Occupational Therapy

School Based Occupational Therapy

School based occupational therapists are partof the student’s specific special education team. In the schools, occupationaltherapist offer distinctive knowledge and support to prepare and facilitate astudent’s performance and participation in school related activities.   In this setting, occupational therapistswork with students with disabilities, ages 3-21, to support academic andnon-academic outcomes.

School based occupational therapy servicesare determined through a student’s IEP process, following the completion of anevaluation conducted by a school based occupational therapist. School based OTis available to students who are a part of special education. Through theevaluation process, OTs complete assessments and collaborate with the studentsspecific educational team to assist in determining the needs and performancewithin their educational setting.  Thetype and frequency of services are determined by the child’s unique educationalteam reflecting what is required for the student to receive a free appropriatepublic education in the least restrictive environment. 


Educationalbased occupational therapist address skills such as but not limited to,  social skills, writing (i.e., literacy),behavior management, recess, participation in sports, self-help skills,prevocational/vocational participation, and more.

 The American Occupational Therapy Association(AOTA) lists the specific responsibilities of educational based occupationaltherapist:

•observe a student engaging in an activity and provide strategies to facilitatethe student’s full participation;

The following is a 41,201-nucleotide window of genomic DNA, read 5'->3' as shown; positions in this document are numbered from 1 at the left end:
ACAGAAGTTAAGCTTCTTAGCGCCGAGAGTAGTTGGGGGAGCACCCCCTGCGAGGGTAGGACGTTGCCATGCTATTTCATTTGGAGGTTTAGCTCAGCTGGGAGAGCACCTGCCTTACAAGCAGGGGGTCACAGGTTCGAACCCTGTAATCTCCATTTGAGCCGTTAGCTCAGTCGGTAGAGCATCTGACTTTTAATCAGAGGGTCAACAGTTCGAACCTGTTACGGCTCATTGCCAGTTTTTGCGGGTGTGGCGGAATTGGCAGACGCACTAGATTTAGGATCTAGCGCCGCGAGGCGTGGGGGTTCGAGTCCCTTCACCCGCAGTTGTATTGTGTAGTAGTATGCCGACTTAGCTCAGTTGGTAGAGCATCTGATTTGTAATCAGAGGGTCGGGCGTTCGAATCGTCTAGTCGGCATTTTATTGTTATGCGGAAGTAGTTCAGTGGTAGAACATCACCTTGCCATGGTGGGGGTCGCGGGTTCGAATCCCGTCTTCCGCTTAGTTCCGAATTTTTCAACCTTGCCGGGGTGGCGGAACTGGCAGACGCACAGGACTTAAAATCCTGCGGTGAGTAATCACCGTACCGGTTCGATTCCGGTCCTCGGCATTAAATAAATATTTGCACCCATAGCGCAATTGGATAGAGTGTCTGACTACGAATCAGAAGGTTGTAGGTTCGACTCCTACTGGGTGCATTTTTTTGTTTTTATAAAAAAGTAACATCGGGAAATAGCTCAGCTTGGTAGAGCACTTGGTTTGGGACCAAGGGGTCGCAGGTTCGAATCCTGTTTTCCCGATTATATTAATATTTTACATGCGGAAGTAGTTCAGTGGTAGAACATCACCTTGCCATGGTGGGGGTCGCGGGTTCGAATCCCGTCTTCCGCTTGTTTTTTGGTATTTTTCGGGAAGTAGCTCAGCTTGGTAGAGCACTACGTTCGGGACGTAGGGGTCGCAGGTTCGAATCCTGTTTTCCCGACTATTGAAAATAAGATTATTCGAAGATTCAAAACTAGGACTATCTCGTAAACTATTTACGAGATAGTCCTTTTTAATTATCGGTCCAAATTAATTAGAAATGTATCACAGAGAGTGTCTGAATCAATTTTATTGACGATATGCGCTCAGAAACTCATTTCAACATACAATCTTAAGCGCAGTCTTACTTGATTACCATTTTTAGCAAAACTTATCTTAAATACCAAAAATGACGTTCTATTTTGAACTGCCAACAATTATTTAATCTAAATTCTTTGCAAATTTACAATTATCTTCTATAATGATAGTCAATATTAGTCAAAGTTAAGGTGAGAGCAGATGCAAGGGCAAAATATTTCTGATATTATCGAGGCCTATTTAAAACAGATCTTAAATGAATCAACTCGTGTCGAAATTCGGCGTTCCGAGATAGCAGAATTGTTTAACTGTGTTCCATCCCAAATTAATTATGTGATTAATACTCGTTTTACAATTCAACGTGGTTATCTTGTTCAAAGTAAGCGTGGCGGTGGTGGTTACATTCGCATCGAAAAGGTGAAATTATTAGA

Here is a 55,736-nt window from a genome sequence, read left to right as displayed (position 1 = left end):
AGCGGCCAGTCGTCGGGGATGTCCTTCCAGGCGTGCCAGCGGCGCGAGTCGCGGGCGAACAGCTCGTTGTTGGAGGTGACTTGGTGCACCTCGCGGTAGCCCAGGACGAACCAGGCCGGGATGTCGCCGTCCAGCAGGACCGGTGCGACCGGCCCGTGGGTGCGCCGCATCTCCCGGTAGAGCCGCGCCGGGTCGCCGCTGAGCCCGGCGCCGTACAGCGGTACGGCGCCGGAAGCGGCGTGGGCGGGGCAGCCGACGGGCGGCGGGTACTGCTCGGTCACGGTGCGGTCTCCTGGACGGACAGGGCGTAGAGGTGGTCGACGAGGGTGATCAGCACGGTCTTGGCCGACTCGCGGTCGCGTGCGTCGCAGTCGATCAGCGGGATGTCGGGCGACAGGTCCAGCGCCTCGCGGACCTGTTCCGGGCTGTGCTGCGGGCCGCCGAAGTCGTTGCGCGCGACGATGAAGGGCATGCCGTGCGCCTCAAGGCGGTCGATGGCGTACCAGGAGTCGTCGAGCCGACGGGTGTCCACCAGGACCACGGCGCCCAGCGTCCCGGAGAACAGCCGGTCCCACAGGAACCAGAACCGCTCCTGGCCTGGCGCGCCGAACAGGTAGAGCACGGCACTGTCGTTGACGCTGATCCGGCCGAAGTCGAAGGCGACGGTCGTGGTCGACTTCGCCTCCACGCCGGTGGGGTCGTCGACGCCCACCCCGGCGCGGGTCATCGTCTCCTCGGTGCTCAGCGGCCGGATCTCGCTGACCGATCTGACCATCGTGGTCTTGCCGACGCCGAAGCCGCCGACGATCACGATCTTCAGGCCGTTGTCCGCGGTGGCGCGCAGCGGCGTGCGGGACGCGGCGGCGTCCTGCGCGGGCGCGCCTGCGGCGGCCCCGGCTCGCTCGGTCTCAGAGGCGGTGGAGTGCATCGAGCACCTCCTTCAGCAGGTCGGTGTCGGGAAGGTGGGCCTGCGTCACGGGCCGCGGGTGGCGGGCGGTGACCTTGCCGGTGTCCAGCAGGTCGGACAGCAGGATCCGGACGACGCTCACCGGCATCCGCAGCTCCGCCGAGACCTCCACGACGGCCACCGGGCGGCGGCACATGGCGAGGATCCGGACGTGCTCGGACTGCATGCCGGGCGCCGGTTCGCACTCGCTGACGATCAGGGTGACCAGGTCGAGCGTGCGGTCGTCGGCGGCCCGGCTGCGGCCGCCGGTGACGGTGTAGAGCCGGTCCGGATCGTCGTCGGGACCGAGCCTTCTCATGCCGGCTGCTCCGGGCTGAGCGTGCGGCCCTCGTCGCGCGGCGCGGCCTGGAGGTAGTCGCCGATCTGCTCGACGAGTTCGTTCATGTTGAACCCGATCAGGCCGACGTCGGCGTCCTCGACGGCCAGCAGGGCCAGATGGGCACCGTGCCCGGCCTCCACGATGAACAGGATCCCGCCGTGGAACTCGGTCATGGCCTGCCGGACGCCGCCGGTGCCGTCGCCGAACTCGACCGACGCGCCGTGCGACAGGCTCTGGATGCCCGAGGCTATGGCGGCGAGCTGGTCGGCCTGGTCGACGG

•reduce barriers that limit student participation within the school environment;

•use assistive technology to support student success;

•support the needs of students with significant challenges, such as by helpingto determine methodsfor alternate assessment;

•help identify long-term goals for appropriate post-school outcomes;

•help plan relevant instructional activities for ongoing implementation in theclassroom; and

• assist students in preparing forsuccessful transition into appropriate post–high school employment, independentliving, and/or further education. 

AOTAstates: Occupational therapy practitioners collaborate with the education teamto address student needs. They work with a variety of people such as

•students to improve their performance in a variety of learning environments(e.g., playgrounds, classrooms,lunchrooms, bathrooms) and optimize their performance with adaptations/accommodations;

•parents to help them support their children’s learning and participation inschool;

•educators and other school support staff to plan and develop activities andenvironments that includeall students;

•paraeducators to support child success and promote safety within the schoolenvironment (e.g.,physical and behavioral assistance needs); and

•administrators to provide training for students, staff, and parents, as well asto recommend equipmentfor schools and ways to modify existing buildings and curriculum to allowaccess for all.